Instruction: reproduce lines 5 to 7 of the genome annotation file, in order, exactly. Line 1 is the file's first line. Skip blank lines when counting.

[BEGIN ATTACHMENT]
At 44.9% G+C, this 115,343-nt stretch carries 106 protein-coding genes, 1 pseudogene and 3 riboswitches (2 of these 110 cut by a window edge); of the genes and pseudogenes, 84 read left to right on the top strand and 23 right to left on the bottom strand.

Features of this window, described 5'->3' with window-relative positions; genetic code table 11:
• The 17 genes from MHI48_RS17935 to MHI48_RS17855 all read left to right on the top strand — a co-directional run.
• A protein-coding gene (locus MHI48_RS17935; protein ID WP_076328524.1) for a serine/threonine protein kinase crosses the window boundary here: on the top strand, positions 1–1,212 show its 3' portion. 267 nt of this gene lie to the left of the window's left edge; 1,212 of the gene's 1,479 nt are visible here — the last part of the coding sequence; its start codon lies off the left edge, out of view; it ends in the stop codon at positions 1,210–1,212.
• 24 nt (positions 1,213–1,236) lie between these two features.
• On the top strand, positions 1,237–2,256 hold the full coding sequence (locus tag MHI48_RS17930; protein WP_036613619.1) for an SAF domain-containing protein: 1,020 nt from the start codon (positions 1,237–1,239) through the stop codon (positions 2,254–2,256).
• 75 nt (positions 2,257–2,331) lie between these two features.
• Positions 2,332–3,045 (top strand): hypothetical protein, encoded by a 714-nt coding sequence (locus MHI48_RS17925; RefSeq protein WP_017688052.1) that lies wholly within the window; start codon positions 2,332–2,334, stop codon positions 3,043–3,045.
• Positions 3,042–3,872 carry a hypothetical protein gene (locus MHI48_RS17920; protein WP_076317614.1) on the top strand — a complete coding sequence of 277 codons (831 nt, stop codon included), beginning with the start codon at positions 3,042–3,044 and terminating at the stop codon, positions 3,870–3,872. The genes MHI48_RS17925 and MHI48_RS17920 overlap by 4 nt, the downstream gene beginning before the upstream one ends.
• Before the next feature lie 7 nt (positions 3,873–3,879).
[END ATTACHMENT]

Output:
• 24 nt (positions 1,213–1,236) lie between these two features.
• On the top strand, positions 1,237–2,256 hold the full coding sequence (locus tag MHI48_RS17930; protein WP_036613619.1) for an SAF domain-containing protein: 1,020 nt from the start codon (positions 1,237–1,239) through the stop codon (positions 2,254–2,256).
• 75 nt (positions 2,257–2,331) lie between these two features.